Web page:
A will doesn’t deal with everything you own

"My wife died suddenly. She'd always been clear that she wanted to leave all her things to me and the kids. So she left us everything in her will. But most of her wealth was in two investment properties. She held these jointly with her parents because they’d pitched in a bit of money to help her. She had no idea that the hard-earned money she'd put in herself would flow to her parents (not to me and the kids!) when she died. Unfortunately, there wasn’t much left for the will to deal with." 

– Steve, Richmond

A will deals with your estate. But there are some assets that are not considered estate assets.

A will generally only covers property you own exclusively, not property you share. So, for example, property you own in joint tenancy with someone else — such as a home or a joint bank account — generally isn’t inherited through a will. When you die, such shared property usually goes to the surviving joint tenant(s). In most cases, this property isn’t included in your estate. It’s said to “pass outside the will.”

You can also own property with someone else as a tenant-in-common. When you die, your share doesn’t automatically go to the other owner. You can gift your share of the property to someone else through your will. 

If you’ve designated a specific beneficiary to receive proceeds from an asset, this asset won’t be included in your estate, either. An exception is if you’ve named the estate as the beneficiary. Common examples are life insurance policies or retirement benefit plans. When you die, the bank or trust company transfers the asset, or pays it out, to the person you named.

The proceeds of life insurance policies and benefit plans don’t form part of your estate. Even so, you can choose to name (or designate) a beneficiary of these kinds of assets either in your will (or a codicil) or in the policy itself. What if you change your mind and want a different person to receive the proceeds? Any new designation you make will replace any designations you made earlier.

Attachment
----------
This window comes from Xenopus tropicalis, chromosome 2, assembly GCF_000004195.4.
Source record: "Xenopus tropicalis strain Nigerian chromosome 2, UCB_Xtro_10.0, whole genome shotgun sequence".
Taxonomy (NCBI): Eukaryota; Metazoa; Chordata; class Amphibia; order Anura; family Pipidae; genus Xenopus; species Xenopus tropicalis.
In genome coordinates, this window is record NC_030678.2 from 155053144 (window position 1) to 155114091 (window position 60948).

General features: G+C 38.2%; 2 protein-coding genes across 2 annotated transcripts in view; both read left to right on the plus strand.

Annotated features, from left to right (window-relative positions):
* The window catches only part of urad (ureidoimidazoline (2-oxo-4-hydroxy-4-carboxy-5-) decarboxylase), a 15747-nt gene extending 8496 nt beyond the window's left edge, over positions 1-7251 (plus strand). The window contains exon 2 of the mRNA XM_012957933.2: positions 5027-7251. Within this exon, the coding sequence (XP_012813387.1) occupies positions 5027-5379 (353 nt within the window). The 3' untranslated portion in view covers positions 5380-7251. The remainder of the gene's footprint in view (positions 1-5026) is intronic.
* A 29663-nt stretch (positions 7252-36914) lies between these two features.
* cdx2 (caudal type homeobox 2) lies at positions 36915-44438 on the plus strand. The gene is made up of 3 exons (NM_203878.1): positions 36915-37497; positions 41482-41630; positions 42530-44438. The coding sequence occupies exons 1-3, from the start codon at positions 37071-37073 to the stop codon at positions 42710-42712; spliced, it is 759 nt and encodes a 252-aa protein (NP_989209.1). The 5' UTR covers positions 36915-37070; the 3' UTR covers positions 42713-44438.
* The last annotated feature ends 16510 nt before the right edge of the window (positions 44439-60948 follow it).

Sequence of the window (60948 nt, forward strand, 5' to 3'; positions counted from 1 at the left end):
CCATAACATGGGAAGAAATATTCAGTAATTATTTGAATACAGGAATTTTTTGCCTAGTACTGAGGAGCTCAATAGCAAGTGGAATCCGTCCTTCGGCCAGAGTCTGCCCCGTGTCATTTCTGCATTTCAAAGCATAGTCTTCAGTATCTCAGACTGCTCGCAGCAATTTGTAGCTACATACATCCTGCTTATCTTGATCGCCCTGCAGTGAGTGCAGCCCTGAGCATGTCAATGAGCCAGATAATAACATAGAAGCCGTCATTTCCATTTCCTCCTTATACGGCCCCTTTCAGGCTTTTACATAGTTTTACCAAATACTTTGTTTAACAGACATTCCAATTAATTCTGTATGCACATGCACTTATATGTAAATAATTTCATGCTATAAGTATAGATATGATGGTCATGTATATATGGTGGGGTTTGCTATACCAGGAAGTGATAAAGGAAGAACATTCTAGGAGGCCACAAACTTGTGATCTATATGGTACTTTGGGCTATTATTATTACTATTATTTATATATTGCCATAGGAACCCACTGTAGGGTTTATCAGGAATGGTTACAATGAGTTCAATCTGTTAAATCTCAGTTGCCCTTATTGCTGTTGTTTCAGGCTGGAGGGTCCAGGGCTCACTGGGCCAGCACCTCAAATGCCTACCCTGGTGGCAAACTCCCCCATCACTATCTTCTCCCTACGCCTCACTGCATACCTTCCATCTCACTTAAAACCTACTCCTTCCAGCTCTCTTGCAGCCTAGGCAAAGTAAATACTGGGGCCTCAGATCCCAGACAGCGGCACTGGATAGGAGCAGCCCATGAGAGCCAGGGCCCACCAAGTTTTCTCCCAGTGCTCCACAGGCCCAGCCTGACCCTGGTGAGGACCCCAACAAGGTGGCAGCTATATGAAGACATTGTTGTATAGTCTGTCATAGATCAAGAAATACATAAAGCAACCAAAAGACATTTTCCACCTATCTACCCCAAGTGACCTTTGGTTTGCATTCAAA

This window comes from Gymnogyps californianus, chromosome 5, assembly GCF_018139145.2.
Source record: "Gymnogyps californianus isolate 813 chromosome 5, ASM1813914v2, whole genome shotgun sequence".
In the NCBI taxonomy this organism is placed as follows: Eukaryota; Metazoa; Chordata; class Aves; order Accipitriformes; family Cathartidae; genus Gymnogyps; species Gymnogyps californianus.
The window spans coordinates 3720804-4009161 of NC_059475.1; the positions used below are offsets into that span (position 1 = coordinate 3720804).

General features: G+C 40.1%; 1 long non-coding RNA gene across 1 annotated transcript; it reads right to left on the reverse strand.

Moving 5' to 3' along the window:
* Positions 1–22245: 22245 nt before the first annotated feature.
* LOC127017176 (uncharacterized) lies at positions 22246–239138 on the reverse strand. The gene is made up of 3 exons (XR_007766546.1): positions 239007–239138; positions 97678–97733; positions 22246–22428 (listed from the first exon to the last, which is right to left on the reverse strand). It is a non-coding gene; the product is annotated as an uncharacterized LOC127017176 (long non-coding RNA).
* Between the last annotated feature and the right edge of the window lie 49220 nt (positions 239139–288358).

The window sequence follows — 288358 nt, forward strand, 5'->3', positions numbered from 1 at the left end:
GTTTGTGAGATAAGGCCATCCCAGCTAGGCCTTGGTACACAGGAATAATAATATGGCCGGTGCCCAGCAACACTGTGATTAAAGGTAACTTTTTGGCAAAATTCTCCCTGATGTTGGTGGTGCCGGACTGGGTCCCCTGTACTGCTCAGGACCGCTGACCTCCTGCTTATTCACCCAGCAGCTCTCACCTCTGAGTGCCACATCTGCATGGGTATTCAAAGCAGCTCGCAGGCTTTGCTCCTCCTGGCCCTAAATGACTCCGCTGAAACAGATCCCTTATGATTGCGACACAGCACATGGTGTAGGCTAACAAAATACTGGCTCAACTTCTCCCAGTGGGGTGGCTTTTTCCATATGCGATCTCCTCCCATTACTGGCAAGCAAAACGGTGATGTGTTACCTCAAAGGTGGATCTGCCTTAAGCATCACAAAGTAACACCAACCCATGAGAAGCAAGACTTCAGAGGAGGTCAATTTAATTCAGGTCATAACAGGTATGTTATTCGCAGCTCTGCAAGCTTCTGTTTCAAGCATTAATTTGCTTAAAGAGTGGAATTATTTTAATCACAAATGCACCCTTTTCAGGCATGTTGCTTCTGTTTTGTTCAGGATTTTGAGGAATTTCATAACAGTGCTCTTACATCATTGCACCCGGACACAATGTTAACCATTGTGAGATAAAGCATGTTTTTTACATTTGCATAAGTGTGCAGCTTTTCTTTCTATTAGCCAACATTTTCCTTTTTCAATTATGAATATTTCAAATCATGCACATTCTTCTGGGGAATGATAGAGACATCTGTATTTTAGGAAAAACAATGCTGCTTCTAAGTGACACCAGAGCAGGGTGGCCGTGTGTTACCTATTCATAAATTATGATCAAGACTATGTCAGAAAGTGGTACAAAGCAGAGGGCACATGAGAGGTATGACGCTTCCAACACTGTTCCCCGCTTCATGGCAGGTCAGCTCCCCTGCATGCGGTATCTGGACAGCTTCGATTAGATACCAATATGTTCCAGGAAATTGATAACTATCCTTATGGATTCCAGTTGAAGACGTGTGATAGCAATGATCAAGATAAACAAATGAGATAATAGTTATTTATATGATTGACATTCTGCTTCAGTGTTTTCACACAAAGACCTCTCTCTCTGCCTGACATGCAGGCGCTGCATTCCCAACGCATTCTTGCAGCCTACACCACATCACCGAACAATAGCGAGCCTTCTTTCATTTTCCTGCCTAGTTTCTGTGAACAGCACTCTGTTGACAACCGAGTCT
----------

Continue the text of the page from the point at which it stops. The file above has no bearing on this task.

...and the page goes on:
A will is different from a power of attorney, representation agreement, or “living will”

A will can only be used after you die. 

A power of attorney and a representation agreement are documents that can be used while you’re alive but not capable of handling your affairs yourself. 

With a power of attorney, you can authorize someone to take care of financial and legal matters for you. 

With a representation agreement, you can name someone to assist you with health care and personal care matters. A representation agreement can also cover routine financial and legal matters.

A "living will" is not a legal document in British Columbia. The term has been used to describe a person’s wishes for their health care treatments, and particularly treatments they don’t want in an end-of-life situation. In Canada, there are different documents that can be used to express your instructions for end-of-life care.

Decided to make a will? Learn the steps involved in preparing one.  


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Reviewed for legal accuracy by

Fasken Martineau DuMoulin LLP